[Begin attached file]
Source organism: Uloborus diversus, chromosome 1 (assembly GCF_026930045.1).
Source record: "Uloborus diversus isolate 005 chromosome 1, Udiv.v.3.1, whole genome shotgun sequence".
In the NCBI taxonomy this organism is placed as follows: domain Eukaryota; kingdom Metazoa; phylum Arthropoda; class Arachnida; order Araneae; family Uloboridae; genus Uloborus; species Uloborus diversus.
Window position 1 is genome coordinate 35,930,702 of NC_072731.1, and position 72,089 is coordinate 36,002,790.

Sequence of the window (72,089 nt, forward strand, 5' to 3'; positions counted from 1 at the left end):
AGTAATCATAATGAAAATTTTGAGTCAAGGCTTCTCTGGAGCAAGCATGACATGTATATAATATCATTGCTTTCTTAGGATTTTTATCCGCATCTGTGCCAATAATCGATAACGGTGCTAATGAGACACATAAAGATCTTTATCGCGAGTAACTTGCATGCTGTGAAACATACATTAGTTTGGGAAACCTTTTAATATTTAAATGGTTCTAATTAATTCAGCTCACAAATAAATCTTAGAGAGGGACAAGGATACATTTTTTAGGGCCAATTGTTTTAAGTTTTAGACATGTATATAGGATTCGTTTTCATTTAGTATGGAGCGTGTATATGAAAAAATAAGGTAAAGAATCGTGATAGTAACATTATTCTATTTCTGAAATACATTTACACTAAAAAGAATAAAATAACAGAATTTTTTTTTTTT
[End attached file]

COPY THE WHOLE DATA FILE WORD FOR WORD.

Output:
Source organism: Uloborus diversus, chromosome 1 (assembly GCF_026930045.1).
Source record: "Uloborus diversus isolate 005 chromosome 1, Udiv.v.3.1, whole genome shotgun sequence".
In the NCBI taxonomy this organism is placed as follows: domain Eukaryota; kingdom Metazoa; phylum Arthropoda; class Arachnida; order Araneae; family Uloboridae; genus Uloborus; species Uloborus diversus.
Window position 1 is genome coordinate 35,930,702 of NC_072731.1, and position 72,089 is coordinate 36,002,790.

Sequence of the window (72,089 nt, forward strand, 5' to 3'; positions counted from 1 at the left end):
AGTAATCATAATGAAAATTTTGAGTCAAGGCTTCTCTGGAGCAAGCATGACATGTATATAATATCATTGCTTTCTTAGGATTTTTATCCGCATCTGTGCCAATAATCGATAACGGTGCTAATGAGACACATAAAGATCTTTATCGCGAGTAACTTGCATGCTGTGAAACATACATTAGTTTGGGAAACCTTTTAATATTTAAATGGTTCTAATTAATTCAGCTCACAAATAAATCTTAGAGAGGGACAAGGATACATTTTTTAGGGCCAATTGTTTTAAGTTTTAGACATGTATATAGGATTCGTTTTCATTTAGTATGGAGCGTGTATATGAAAAAATAAGGTAAAGAATCGTGATAGTAACATTATTCTATTTCTGAAATACATTTACACTAAAAAGAATAAAATAACAGAATTTTTTTTTTTT